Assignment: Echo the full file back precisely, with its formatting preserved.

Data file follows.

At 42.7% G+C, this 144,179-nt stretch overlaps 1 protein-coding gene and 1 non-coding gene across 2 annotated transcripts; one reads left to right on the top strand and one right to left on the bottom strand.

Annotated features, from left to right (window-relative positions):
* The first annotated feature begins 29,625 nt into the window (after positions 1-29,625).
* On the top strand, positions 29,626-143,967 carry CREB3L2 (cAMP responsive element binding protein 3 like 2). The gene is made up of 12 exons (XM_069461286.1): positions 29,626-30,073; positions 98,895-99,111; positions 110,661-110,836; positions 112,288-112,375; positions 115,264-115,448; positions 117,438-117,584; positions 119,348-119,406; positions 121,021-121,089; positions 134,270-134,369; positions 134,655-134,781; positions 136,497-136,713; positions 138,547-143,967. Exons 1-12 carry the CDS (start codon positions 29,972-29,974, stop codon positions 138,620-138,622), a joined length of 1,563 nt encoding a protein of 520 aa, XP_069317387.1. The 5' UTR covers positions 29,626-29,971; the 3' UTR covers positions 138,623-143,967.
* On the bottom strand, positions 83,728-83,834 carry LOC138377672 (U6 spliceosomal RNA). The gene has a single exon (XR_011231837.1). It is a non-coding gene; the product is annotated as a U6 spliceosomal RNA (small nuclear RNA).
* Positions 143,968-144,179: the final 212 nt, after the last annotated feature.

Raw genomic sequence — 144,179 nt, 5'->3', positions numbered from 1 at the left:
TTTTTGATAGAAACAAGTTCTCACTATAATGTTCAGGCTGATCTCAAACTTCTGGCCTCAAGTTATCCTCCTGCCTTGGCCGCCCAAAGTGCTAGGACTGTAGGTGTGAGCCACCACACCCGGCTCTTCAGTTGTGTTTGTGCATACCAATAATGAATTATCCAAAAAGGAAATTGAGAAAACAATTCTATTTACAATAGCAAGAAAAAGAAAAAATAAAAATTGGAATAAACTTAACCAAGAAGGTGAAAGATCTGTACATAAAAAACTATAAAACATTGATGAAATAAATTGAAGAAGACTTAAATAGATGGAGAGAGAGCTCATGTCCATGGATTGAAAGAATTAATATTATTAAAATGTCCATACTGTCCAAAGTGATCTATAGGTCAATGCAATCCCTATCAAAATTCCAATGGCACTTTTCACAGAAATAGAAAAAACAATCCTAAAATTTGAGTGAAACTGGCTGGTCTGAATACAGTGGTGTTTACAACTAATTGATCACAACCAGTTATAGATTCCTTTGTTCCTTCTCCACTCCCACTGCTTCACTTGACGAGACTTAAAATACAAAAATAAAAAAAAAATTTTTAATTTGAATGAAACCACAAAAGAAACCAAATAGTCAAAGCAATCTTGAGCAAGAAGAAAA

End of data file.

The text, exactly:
At 42.7% G+C, this 144,179-nt stretch overlaps 1 protein-coding gene and 1 non-coding gene across 2 annotated transcripts; one reads left to right on the top strand and one right to left on the bottom strand.

Annotated features, from left to right (window-relative positions):
* The first annotated feature begins 29,625 nt into the window (after positions 1-29,625).
* On the top strand, positions 29,626-143,967 carry CREB3L2 (cAMP responsive element binding protein 3 like 2). The gene is made up of 12 exons (XM_069461286.1): positions 29,626-30,073; positions 98,895-99,111; positions 110,661-110,836; positions 112,288-112,375; positions 115,264-115,448; positions 117,438-117,584; positions 119,348-119,406; positions 121,021-121,089; positions 134,270-134,369; positions 134,655-134,781; positions 136,497-136,713; positions 138,547-143,967. Exons 1-12 carry the CDS (start codon positions 29,972-29,974, stop codon positions 138,620-138,622), a joined length of 1,563 nt encoding a protein of 520 aa, XP_069317387.1. The 5' UTR covers positions 29,626-29,971; the 3' UTR covers positions 138,623-143,967.
* On the bottom strand, positions 83,728-83,834 carry LOC138377672 (U6 spliceosomal RNA). The gene has a single exon (XR_011231837.1). It is a non-coding gene; the product is annotated as a U6 spliceosomal RNA (small nuclear RNA).
* Positions 143,968-144,179: the final 212 nt, after the last annotated feature.

Raw genomic sequence — 144,179 nt, 5'->3', positions numbered from 1 at the left:
TTTTTGATAGAAACAAGTTCTCACTATAATGTTCAGGCTGATCTCAAACTTCTGGCCTCAAGTTATCCTCCTGCCTTGGCCGCCCAAAGTGCTAGGACTGTAGGTGTGAGCCACCACACCCGGCTCTTCAGTTGTGTTTGTGCATACCAATAATGAATTATCCAAAAAGGAAATTGAGAAAACAATTCTATTTACAATAGCAAGAAAAAGAAAAAATAAAAATTGGAATAAACTTAACCAAGAAGGTGAAAGATCTGTACATAAAAAACTATAAAACATTGATGAAATAAATTGAAGAAGACTTAAATAGATGGAGAGAGAGCTCATGTCCATGGATTGAAAGAATTAATATTATTAAAATGTCCATACTGTCCAAAGTGATCTATAGGTCAATGCAATCCCTATCAAAATTCCAATGGCACTTTTCACAGAAATAGAAAAAACAATCCTAAAATTTGAGTGAAACTGGCTGGTCTGAATACAGTGGTGTTTACAACTAATTGATCACAACCAGTTATAGATTCCTTTGTTCCTTCTCCACTCCCACTGCTTCACTTGACGAGACTTAAAATACAAAAATAAAAAAAAAATTTTTAATTTGAATGAAACCACAAAAGAAACCAAATAGTCAAAGCAATCTTGAGCAAGAAGAAAA